Again, you can "design out" such energy guzzling monstrosities as halogen spotlights, an should you decide it would be best for you, you can incorporate underfloor heating (not an easy or cheap "retro fit")
"What would I do?" is always a good way to look at it.......
I'd go for a "near passiv haus" standard, probably using strawbale, double or triple-glazing - woodburning range with backboiler, solar hot water, small pv array, possible wind turbine (owing to minimised electricity consumption a small battery bank then makes sense) - proper cool larder, tiny fridge/freezer, running off bottled gas (as would the "summer cooker")
My reasoning being that it is relatively "low tech", and there is a high degree of "energy independence" with no reliance on what may become an unreliable grid - it's all stuff I could "have a hack at" fitting or repairing....
 

roche 

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Maybe a book - "The energy efficient home" by Patrick Waterfield - With a new build you have a lot of design options available to reduce your heating requirement before you start...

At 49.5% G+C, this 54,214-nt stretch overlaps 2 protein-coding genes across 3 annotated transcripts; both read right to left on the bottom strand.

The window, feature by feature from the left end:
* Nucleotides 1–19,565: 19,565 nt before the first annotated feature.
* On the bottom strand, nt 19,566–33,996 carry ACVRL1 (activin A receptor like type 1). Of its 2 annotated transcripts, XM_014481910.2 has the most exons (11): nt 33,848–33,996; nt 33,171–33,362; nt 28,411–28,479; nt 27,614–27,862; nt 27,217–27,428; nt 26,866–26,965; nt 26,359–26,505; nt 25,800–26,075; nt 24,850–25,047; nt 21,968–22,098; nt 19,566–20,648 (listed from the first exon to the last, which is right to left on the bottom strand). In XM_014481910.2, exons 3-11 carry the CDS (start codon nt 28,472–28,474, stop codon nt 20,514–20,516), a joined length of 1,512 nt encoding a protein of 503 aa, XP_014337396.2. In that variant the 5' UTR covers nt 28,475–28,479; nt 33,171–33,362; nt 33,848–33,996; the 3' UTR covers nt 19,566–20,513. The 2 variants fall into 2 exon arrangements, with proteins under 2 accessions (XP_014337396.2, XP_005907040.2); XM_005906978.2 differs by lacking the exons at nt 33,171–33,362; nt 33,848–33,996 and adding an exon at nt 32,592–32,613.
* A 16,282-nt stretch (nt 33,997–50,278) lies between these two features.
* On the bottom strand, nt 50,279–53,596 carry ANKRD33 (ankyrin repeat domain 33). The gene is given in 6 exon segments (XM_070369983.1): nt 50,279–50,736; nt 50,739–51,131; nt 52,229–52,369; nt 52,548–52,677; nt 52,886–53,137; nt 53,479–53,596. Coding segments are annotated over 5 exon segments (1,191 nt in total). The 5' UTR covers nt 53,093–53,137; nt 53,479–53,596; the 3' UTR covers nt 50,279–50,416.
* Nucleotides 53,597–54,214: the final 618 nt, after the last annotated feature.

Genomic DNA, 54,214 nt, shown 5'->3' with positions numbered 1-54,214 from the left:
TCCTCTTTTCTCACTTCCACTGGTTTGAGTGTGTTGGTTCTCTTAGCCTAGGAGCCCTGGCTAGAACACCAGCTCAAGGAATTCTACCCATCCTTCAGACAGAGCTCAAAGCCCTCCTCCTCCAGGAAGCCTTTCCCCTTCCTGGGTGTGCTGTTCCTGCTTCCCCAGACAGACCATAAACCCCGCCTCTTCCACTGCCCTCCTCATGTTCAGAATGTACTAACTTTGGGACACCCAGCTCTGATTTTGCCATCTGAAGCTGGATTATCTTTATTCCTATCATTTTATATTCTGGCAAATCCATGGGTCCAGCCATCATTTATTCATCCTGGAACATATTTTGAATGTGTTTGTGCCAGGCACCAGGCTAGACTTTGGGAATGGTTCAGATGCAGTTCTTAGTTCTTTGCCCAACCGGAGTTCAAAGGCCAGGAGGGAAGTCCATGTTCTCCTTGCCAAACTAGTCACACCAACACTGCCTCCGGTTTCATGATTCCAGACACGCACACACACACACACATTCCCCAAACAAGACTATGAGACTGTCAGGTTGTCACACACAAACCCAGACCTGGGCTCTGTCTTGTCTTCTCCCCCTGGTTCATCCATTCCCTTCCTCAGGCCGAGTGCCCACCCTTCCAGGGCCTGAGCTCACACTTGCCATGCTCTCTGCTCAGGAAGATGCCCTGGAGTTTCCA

Brosville 

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roche 

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Brossville, Have you ever looked at using solar thermal and a seriously large thermal store, maybe 10000 litres, for space heating?
 

peteinwilts 

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it really is worthwhile getting hold of one of those "energy monitoring" socket things (I've seen them for as little as £6 in Lidl/Aldi), and go round the house checking out what appliances are actually using (have your smelling salts handy!)